A Cross-Border Battle: Singapore And Malaysia’s Giant Consumer Companies

In times of market malaise – like where we find ourselves in at the moment –  there may be many investors who would prefer to invest in companies with more defensive businesses such as consumer staples. Both Singapore and Malaysia are home to some of the largest consumer companies in the region.

In here, let’s pit one of Singapore’s largest consumer companies, Wilmar International Ltd (SGX: F34), against one of Malaysia’s largest, Nestle (Malaysia) Berhad (KLSE:4707.KL). The aim is to see which has the better business fundamentals.

An introduction

Wilmar International is one of the largest agriculture and consumer companies in the world. The S$18.8 billion company owns upstream assets dealing with sugar, palm oil, and other oilseeds & grains. The company is also the biggest consumer cooking oil producer in China.

Wilmar International is not a stranger to Malaysia’s stock market as well. One of its largest shareholders, PPB Group Bhd (KLSE:4065.KL), happens to be a Malaysia-listed stock and a sizeable one at that – PPB Group has a market capitalisation of RM18.6 billion at the moment.

Meanwhile, Nestle (Malaysia) is the Malaysia listed-subsidiary of global consumer food products giant Nestle SA. The RM17.6 billion Nestle (Malaysia) manufactures and sells food & beverage products in Malaysia, although it does a small amount of export business as well. Some of the familiar brands under Nestle’s (Malaysia) portfolio include Nestle, Milo, Maggi, and Nescafe.

Round 1: Revenue and profit

In terms of revenue, there is a yawning gap between the two companies. In 2014, Wilmar International had earned revenue of US$43.1 billion – that’s nearly 40 times Nestle’s (Malaysia) turnover of RM4.8 billion (US$1.2 billion) in the same year.

The story is similar when it comes to the bottom-line. Wilmar International’s net income of US$1.2 billion in 2014 dwarfs the net income of RM550 million (US$134 million) that Nestle (Malaysia) had clocked.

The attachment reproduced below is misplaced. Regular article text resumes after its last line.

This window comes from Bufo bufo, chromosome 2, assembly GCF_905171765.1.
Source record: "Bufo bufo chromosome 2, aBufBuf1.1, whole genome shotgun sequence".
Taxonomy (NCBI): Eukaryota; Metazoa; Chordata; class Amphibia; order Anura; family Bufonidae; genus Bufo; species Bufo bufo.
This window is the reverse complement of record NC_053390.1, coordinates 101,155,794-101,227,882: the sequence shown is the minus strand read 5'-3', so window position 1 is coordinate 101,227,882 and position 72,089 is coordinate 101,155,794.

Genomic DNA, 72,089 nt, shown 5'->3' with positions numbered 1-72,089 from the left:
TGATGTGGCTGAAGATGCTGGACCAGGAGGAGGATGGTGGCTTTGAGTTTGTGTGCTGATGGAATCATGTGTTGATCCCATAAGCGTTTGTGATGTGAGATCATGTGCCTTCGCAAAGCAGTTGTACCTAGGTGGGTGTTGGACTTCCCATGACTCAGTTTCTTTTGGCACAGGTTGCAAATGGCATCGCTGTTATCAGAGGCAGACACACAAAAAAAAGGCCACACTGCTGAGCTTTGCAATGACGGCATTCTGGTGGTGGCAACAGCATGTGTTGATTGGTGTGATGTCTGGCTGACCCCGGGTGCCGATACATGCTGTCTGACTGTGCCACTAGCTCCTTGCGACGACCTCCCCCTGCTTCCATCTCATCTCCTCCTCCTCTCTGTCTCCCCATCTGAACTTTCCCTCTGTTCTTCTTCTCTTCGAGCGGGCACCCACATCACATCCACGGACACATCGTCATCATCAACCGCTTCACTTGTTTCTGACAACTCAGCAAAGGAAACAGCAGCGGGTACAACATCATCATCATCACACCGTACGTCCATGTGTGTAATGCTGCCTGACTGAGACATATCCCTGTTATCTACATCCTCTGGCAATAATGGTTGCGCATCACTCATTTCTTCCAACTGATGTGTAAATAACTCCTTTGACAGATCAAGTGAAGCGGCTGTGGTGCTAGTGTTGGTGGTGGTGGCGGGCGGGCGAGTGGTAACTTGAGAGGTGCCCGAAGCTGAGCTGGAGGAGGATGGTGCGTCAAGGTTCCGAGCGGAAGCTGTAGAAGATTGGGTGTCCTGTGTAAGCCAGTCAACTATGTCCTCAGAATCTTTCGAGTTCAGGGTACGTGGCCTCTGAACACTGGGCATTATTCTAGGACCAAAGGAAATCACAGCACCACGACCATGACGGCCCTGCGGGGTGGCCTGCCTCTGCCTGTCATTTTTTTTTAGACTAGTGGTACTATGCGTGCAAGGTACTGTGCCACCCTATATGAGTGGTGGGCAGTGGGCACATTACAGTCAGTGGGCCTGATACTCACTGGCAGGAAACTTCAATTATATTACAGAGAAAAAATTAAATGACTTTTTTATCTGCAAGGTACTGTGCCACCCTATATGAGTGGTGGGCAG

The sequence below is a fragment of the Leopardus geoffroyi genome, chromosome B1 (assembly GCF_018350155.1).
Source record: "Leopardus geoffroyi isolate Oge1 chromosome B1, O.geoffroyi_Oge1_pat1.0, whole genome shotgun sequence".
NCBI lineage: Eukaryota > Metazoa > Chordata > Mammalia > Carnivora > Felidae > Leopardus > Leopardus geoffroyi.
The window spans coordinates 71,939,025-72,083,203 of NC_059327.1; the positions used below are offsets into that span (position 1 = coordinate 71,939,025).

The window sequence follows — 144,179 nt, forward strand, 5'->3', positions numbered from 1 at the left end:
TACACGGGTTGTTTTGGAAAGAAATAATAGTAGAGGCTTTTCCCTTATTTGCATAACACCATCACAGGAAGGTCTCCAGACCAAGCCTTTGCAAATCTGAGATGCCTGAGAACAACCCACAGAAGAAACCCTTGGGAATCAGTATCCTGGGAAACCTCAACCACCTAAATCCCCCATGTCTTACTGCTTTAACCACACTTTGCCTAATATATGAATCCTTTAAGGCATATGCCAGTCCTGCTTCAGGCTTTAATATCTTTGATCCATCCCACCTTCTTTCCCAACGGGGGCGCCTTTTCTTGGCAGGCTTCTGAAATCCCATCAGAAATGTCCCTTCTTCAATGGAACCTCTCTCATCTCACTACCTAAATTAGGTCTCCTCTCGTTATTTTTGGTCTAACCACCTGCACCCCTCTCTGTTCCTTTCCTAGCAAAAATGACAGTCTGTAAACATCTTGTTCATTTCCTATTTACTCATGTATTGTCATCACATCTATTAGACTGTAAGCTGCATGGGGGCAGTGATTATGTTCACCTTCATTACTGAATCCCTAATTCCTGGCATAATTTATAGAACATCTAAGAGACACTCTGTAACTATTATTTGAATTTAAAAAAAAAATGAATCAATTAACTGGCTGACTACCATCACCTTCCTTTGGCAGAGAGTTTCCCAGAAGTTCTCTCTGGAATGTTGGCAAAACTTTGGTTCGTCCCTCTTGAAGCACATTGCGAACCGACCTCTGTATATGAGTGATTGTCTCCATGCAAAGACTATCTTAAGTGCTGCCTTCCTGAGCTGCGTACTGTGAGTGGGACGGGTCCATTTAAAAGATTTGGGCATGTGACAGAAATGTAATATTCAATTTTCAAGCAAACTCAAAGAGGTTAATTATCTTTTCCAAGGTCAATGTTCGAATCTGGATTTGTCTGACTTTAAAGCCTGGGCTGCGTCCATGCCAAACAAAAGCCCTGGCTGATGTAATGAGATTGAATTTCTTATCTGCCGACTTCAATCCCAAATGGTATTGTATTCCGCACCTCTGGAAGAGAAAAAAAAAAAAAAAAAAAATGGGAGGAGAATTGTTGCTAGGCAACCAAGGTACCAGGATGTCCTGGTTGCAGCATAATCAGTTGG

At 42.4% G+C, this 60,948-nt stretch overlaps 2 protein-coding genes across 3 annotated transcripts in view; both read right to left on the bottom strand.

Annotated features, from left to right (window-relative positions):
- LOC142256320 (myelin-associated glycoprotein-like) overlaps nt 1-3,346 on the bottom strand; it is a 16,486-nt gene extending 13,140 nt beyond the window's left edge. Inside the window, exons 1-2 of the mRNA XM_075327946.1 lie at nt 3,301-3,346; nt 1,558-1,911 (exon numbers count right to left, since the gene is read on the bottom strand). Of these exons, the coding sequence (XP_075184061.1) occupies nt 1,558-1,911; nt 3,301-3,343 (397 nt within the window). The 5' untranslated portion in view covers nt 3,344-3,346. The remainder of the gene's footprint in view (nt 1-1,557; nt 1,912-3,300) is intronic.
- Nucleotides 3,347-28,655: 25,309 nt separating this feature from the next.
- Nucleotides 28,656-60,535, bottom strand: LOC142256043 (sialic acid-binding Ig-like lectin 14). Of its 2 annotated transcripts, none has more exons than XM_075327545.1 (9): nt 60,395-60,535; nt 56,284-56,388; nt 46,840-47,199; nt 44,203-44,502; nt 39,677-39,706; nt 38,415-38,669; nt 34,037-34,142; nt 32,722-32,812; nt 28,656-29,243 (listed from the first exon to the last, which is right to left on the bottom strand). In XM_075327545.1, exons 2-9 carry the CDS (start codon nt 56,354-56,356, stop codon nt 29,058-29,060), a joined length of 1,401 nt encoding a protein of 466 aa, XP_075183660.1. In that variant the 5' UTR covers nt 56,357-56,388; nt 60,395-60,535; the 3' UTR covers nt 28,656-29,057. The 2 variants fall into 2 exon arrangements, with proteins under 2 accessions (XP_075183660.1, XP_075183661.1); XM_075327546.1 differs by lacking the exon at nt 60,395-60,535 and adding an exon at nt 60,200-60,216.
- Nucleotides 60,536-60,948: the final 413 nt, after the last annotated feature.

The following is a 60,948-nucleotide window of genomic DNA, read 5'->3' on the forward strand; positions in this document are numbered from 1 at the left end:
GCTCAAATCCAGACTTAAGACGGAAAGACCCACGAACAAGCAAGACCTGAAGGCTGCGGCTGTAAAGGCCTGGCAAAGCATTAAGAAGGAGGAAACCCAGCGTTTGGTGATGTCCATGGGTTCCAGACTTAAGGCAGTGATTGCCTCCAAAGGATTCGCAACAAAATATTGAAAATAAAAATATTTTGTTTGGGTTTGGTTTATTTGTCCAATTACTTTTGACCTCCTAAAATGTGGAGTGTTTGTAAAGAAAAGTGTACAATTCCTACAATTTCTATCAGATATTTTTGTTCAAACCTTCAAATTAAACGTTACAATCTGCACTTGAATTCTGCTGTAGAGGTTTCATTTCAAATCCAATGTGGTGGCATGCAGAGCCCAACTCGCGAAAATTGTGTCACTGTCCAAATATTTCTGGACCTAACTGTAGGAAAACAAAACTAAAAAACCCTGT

So as you can see, Wilmar International is clearly the winner here in terms of size.

Round 2: Profitability

But interestingly, Nestle (Malaysia) is a far more profitable business compared to Wilmar International.

From 2010 to 2014, Nestle’s (Malaysia) gross margin had been maintained in a tight band of between 32.6% and 35.3%. The company’s huge presence in Malaysia has helped ensure some stability in its business and the firm has also generated a really strong average return on equity of 69% over the same period.

These stand in sharp contrast to Wilmar International’s experience. The firm has an inferior gross margin which had come in at between 8.3% and 8.9% from 2010 to 2014. Meanwhile, due to the huge capital outlay involved in running its business, Wilmar’s average return on equity for that five year block had been only 10%.

Based on the gross margin and return on equity metrics, Nestle (Malaysia) clearly has much better economics.

Round 3: Valuation

At its current share price of S$2.92, Wilmar International is trading at 12 times its last-12-months’ earnings. It also has a dividend yield of 2.6% and a price to tangible book value of 1.2. These do not look to be demanding valuations to me, especially if we compare them to Wilmar International’s historical valuation numbers.

Nestle (Malaysia) on the other hand, has valuation numbers which some investors might not be comfortable with at its share price of RM74.80 at the moment. The company’s valued at 30 times its last-12-months’ earnings and has a dividend yield of just 1.7%. Moreover, it has a price to tangible book value of 24.

Foolish Summary

To sum up what we’ve seen, while Nestle (Malaysia) has better economics, it loses out to Wilmar International in terms of size and valuation. But, do note that none of the above is meant to be taken as the definitive word on the investing merits of both firms; a deeper study is required before any investing decision can be reached.

It’s worth pointing out too that consumer companies can be doing very different things. In the above, we have seen two consumer companies that have wildly different business models, economics, and valuations. Which of the two would you consider to be the better company? Share your thoughts in the comments section below!

For more investing analyses and to keep up to date on the latest financial and stock market news, sign up now for a FREE subscription to The Motley Fool's weekly investing newsletter, Take Stock Singapore. It will teach you how you can grow your wealth in the years ahead.

Also, like us on Facebook to follow our latest hot articles. The Motley Fool's purpose is to help the world invest,better.

The information provided is for general information purposes only and is not intended to be personalised investment or financial advice. Motley Fool Singapore writer Stanley Lim owns shares in Wilmar International.